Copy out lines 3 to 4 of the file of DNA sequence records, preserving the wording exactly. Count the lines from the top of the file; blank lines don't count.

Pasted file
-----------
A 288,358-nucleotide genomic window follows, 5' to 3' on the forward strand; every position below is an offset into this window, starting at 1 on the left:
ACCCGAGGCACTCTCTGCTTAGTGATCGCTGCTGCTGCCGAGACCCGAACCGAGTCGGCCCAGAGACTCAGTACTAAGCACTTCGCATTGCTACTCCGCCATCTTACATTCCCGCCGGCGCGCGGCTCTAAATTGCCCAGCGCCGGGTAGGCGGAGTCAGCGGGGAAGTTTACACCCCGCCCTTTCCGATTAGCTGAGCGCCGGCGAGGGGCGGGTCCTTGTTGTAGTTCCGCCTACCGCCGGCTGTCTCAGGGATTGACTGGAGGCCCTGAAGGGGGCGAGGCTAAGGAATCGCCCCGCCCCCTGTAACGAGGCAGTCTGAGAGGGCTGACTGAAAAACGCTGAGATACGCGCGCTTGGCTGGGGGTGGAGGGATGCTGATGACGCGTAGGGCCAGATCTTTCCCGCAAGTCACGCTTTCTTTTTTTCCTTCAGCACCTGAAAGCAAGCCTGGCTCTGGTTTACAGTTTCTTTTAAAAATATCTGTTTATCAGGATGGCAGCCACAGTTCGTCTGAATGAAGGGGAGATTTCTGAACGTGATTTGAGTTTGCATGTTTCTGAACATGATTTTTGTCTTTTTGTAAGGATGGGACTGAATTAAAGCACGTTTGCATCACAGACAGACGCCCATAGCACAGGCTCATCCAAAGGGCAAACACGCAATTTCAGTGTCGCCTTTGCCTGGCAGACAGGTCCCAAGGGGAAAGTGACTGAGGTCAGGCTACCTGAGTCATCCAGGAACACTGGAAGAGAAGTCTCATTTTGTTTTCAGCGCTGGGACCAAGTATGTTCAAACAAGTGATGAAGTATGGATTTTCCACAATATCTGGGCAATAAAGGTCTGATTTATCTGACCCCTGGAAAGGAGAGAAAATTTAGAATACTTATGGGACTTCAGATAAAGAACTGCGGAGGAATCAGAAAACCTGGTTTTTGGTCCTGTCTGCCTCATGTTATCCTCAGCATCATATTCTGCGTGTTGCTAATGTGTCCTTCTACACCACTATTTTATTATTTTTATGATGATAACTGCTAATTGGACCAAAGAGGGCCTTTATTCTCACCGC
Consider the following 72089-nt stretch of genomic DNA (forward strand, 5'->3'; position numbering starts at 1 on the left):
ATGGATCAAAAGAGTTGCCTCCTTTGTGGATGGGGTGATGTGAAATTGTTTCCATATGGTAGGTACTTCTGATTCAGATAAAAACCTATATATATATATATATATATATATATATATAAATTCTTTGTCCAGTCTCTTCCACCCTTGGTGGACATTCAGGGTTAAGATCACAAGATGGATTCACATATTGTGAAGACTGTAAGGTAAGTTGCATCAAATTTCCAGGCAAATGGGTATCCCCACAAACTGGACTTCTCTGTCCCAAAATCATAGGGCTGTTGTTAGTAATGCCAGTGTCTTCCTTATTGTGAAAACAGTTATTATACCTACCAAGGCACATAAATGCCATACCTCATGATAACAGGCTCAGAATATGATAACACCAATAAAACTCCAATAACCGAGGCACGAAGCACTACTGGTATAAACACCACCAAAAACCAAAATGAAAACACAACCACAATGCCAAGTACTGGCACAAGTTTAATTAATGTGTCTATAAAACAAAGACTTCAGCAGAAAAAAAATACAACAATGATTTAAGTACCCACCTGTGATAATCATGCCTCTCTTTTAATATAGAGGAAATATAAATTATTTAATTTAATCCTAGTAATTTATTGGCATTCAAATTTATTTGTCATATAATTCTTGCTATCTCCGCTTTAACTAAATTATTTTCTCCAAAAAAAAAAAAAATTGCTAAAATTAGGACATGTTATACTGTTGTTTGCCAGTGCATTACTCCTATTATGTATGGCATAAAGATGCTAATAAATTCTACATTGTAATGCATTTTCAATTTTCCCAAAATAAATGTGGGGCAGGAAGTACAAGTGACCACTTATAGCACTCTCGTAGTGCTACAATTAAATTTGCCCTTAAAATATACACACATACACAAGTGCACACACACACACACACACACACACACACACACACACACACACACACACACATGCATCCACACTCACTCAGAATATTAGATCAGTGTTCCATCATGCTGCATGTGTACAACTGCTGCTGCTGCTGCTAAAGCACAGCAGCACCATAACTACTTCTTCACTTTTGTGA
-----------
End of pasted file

Consider the following 72089-nt stretch of genomic DNA (forward strand, 5'->3'; position numbering starts at 1 on the left):
ATGGATCAAAAGAGTTGCCTCCTTTGTGGATGGGGTGATGTGAAATTGTTTCCATATGGTAGGTACTTCTGATTCAGATAAAAACCTATATATATATATATATATATATATATATATAAATTCTTTGTCCAGTCTCTTCCACCCTTGGTGGACATTCAGGGTTAAGATCACAAGATGGATTCACATATTGTGAAGACTGTAAGGTAAGTTGCATCAAATTTCCAGGCAAATGGGTATCCCCACAAACTGGACTTCTCTGTCCCAAAATCATAGGGCTGTTGTTAGTAATGCCAGTGTCTTCCTTATTGTGAAAACAGTTATTATACCTACCAAGGCACATAAATGCCATACCTCATGATAACAGGCTCAGAATATGATAACACCAATAAAACTCCAATAACCGAGGCACGAAGCACTACTGGTATAAACACCACCAAAAACCAAAATGAAAACACAACCACAATGCCAAGTACTGGCACAAGTTTAATTAATGTGTCTATAAAACAAAGACTTCAGCAGAAAAAAAATACAACAATGATTTAAGTACCCACCTGTGATAATCATGCCTCTCTTTTAATATAGAGGAAATATAAATTATTTAATTTAATCCTAGTAATTTATTGGCATTCAAATTTATTTGTCATATAATTCTTGCTATCTCCGCTTTAACTAAATTATTTTCTCCAAAAAAAAAAAAAATTGCTAAAATTAGGACATGTTATACTGTTGTTTGCCAGTGCATTACTCCTATTATGTATGGCATAAAGATGCTAATAAATTCTACATTGTAATGCATTTTCAATTTTCCCAAAATAAATGTGGGGCAGGAAGTACAAGTGACCACTTATAGCACTCTCGTAGTGCTACAATTAAATTTGCCCTTAAAATATACACACATACACAAGTGCACACACACACACACACACACACACACACACACACACACACACACACACACATGCATCCACACTCACTCAGAATATTAGATCAGTGTTCCATCATGCTGCATGTGTACAACTGCTGCTGCTGCTGCTAAAGCACAGCAGCACCATAACTACTTCTTCACTTTTGTGA